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Saturday, October 2, 2010

Doctor Who - "Human Nature"

WHOSCALE: 9 out of 10

My score of this episode may surprise some of you, but I based it on the plot of the episode, the limited use of CGI, the geographic setting, the pace of the episode, and the incidental scores.

"Human Nature" is actually based on the novel written by Paul Cornell back in the mid 90s, which probably accounts for the episode being so much closer to classic Doctor Who. During the 90s, the iGen and the grittiness of 2007 society had not yet gripped this world, and so it wasn't reflected in the writing of Doctor Who stories. The plotline of the story has been altered to some degree to better suit the Tenth Doctor's era, but overall the mix of elements introduced to make the story work with number ten and the elements pulled from Cornell's novel seemed to be the perfect amount of ingredients for a great episode of Doctor Who.

The episode is also the first of a two parter, so this allows for the story to unfold at a more natural pace, closer to the original series. At no time did the episode feel rushed, and the characters of this story have shown more courage and dignity than any character in the revived series. For example, during the dark cold night, Redfern walks alone down a path and is suddenly struck by a bright green light, as the Family seek a place to land their ship. Although she is startled, she becomes more curious than frightened - not one time does she shriek, gasps, or cry bloody murder in a fit of panic. A similar scene is where Baines is collecting his beer stash, only to be interrupted by the arrival of the Family's ship, at which point he investigates to satisfy his curiosity - ultimately leading to his capture and being the first to be possessed by the Family.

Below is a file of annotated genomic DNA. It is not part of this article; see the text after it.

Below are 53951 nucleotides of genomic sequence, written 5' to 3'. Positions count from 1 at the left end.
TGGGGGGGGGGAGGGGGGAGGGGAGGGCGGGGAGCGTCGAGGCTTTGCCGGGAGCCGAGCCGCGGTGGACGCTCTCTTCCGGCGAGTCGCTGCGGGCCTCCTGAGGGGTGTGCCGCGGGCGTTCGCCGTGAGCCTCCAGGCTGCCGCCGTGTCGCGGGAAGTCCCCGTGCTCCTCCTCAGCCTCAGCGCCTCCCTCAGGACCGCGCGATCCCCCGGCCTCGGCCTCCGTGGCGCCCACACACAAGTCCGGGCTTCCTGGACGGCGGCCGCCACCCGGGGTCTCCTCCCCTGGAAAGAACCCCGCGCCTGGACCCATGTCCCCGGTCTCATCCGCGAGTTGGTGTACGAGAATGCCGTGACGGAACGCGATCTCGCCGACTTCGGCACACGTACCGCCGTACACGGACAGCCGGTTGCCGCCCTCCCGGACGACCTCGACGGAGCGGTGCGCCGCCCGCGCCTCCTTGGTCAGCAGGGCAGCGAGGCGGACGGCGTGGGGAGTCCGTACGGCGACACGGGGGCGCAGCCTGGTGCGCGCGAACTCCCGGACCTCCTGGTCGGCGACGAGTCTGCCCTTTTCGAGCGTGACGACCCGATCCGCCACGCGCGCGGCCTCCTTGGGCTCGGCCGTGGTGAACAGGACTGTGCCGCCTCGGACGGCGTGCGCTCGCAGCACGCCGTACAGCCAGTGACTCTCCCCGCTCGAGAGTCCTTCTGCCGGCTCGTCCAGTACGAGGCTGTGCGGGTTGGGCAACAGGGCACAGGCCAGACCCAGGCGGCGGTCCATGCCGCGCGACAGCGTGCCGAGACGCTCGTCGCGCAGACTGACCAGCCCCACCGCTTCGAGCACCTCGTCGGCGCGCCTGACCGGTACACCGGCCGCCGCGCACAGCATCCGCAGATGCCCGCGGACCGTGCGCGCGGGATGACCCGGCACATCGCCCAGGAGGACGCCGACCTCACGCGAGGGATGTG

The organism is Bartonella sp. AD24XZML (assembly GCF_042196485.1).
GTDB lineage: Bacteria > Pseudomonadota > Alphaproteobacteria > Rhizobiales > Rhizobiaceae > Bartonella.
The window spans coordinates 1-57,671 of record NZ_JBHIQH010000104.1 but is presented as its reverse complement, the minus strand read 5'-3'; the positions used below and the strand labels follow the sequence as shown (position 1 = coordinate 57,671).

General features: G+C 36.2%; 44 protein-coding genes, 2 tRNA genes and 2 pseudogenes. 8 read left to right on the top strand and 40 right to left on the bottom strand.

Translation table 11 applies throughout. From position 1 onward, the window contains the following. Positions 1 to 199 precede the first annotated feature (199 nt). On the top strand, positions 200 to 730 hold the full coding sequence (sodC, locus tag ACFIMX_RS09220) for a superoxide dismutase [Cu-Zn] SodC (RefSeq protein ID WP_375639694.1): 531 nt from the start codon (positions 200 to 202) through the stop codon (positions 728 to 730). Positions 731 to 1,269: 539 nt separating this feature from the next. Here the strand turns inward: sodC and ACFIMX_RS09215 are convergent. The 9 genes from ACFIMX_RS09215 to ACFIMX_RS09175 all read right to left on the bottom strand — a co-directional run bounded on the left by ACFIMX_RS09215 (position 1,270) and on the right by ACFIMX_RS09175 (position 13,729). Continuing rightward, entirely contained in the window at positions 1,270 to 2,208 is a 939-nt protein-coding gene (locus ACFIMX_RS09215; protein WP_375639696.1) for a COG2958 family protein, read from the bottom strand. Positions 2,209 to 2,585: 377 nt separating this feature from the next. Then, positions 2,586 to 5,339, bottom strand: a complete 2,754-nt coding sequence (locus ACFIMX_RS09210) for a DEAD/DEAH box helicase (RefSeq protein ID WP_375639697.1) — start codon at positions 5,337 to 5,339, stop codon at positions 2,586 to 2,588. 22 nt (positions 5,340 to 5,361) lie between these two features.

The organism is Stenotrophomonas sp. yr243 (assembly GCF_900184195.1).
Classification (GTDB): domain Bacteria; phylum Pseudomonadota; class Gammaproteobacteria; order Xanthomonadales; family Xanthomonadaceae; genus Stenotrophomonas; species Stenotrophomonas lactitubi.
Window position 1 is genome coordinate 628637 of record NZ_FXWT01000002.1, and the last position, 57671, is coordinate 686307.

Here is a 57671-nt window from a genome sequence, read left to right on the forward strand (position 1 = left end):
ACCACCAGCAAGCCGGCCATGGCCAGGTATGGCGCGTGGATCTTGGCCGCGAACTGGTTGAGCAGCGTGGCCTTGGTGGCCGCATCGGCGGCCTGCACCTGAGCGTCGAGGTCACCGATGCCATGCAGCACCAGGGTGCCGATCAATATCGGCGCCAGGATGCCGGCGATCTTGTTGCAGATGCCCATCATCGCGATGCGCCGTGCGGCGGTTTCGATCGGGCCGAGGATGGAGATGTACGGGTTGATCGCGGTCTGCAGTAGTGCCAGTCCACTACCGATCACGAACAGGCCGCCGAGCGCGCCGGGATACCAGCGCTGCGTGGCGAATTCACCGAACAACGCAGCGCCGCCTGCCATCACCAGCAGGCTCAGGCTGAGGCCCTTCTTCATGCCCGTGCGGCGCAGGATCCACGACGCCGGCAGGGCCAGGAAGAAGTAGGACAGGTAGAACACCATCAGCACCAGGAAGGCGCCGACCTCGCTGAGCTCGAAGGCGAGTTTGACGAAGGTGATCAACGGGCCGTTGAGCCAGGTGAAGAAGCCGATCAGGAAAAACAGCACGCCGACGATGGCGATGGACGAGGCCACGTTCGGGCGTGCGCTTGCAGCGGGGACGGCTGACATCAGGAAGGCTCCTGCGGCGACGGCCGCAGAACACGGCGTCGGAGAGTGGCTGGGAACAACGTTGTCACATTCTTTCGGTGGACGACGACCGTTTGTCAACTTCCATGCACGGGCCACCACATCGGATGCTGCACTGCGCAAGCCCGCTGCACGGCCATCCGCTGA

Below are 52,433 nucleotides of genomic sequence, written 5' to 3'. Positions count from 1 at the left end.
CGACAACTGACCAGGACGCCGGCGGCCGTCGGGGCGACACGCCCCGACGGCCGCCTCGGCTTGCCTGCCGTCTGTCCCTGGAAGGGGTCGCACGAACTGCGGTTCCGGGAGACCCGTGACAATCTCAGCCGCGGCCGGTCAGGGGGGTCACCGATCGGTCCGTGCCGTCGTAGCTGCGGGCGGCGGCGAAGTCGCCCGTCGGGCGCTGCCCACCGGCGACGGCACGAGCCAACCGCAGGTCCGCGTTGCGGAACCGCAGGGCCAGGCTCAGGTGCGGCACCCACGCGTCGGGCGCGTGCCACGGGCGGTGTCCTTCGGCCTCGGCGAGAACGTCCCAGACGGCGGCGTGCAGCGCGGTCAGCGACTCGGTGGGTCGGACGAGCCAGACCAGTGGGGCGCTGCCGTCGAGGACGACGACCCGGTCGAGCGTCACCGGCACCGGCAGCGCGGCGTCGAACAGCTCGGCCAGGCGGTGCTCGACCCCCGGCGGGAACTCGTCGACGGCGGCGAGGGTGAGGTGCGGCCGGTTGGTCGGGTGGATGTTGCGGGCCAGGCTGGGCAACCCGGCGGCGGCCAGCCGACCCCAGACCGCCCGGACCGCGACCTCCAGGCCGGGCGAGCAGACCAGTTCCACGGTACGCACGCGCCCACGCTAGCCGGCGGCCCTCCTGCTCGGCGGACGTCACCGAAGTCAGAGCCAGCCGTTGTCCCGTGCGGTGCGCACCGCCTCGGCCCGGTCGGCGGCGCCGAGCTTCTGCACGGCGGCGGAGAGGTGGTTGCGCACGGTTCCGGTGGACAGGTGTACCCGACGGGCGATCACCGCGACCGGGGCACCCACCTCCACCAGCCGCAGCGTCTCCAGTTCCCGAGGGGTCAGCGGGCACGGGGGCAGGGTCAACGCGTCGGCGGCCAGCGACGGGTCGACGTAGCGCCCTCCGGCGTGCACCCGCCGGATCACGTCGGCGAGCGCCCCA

The episode recalls the chameleon arch, and also introduces the fact that Time Lords can store their identity in a special fob watch. There was no over-acting by any of the characters, so any drama in the episode was natural, and wasn't forced by pepped-up presentation. There are also numerous other direct nods to the original series, particularly in Smith's "A Journal of Impossible Things." Sketches of a Dalek, Cybermen, past companions, the Slitheen, and my favorite, a sketch of the Doctor's previous incarnations; all nine of them.

Ofcourse, two parters always get a few points on the Whoscale, because they're guaranteed to end in a cliffhanger, and offer tremendous nods to the original series. The ending of "Human Nature" is no exception. One of the best cliffhangers of the revived series, probably since "The Impossible Planet," the Family discover that John Smith is an alias for The Doctor, and crash the village dance. They take Martha and Redfern hostage, giving The Doctor (or Smith) an ultimatum - which one does he want to die - maid or matron, friend or lover. At that moment, a final clip of The Doctor's face is accompanied by the "sting" of the closing titles theme. The last few moments leading up to the cliffhanger wasn't action packed and wasn't blasting with orchestrated music, but the music that DID accompany the final scenes seemed to suit the mood perfectly.

A brilliant episode, and if my memory serves, this was the first episode to break the 9 mark on the Whoscale since Steven Moffat's "The Empty Child/The Doctor Dances" during the Eccleston year.

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